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Dublin: 19 °C Thursday 13 August, 2020
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State grants will ensure childcare providers should have no reason to increase fees, says minister

A €75 million funding package has been announced.

Image: Shutterstock/Rawpixel.com

A €75 MILLION funding package for childcare providers has been announced today to ensure that parents should not be charged higher fees than pre-Covid-19.

A once-off reopening grant of €18 million for centre-based providers opening on 29 June or in late August will be provided.

While those in the childcare sector have welcomed the announcement of the supports, they state it is “short-sighted” and not enough.

The government said the funding will help providers with operational costs, including additional staffing costs that may be needed to help with drop off and pick up times, and also for cleaning staff that may be needed to ensure that hygiene standards are met.

The money will also be used to provide training to staff on guidelines for reopening, and will also provide additional learning resources, books and toys so that each play-pod has their own.

There is a further €14.2 million once-off capital grant, which is to assist childcare facilities adhere to reopening guidelines by improving hygiene facilities and outdoor play areas.

A once-off grant totalling €375, 000 will be provided for childminders.

A grant of €500 per childminder registered with Tusla, or notified to their City / County Childcare Committee, will be made to assist them with the costs of reopening.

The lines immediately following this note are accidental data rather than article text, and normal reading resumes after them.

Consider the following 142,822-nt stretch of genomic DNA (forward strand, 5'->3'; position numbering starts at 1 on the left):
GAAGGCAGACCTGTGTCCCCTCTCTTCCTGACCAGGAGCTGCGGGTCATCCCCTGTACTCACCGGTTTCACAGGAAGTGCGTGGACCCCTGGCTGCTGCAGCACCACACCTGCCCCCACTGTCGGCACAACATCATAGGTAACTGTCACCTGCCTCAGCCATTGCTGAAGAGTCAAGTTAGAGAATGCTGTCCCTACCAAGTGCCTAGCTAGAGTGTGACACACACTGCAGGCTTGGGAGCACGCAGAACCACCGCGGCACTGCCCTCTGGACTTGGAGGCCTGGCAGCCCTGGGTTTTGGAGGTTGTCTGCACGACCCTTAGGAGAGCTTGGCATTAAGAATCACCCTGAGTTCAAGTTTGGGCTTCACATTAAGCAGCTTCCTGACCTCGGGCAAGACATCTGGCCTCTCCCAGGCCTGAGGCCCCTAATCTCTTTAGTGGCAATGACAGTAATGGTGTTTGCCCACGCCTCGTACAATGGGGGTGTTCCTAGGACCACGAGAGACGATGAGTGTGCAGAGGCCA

There are approximately 750 registered childminders in the State.

Children’s Minister Katherine Zappone said Early Learning and Childcare Services are important for children and their parents, and they are essential to reopening the economy. 

“I’m pleased to give details today of how we will support the childcare sector to get up and running again,” she said.

In developing the funding model the minister said she recognises that a reduced number of children are likely to attend Early Learning and Childcare services in the initial weeks of reopening. 

This necessitates a tailored model, which will allow providers to operate with less parental income, she said.

Zappone said The Temporary Wage Subsidy Childcare Scheme (TWSCS) will continue to operate up to 28 June.

Speaking on RTÉ’s News at One, the minister said the funding will ensure that childcare providers should “be close or break even” with these grants. 

She said childcare providers should therefore not increase their fees for parents.

If providers are beyond 50% capacity, these grants “will allow them to make a profit or surplus”, said Zappone.

When asked what parents should do if their providers hike up childcare fees, she said the provider should not do this, as they are being offered state support to ensure they can reopen.

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To get these grants, the providers must enter into contract that they are not going to charge more and cannot increase their fees, said Zappone.

She added that parents will have recourse to her department if providers do ask for more money.

Reacting to the announcement today, Seas Suas, which represents early education and childcare providers said the response to the childcare crisis continues to be “short-sighted, confusing and lacking in detail”.

“The package – while useful – falls short,” Seas Suas said in a statement.

 “The average creche cares for approx. 40 children. For the period of this funding package, occupancy levels will fall to as low as 10 children with only one in four returning. With demand down and costs significantly up for at least six months, this funding will quickly run-out.

“We recognise fully that any support is better than none and is to be welcomed. The extension of the wage subsidy makes a difference but like the package overall, it has a hard stop of the end August,” the statement adds.

Elaine Dunne, Chairperson of the Federation of Early Childhood Providers, said:

“I am extremely fearful that hundreds of childcare providers won’t be able to open their doors on June 29th. The sector was closed for the past ten weeks, and most have incurred huge bills and overheads, and there will be more massive costs in getting ready to reopen.”

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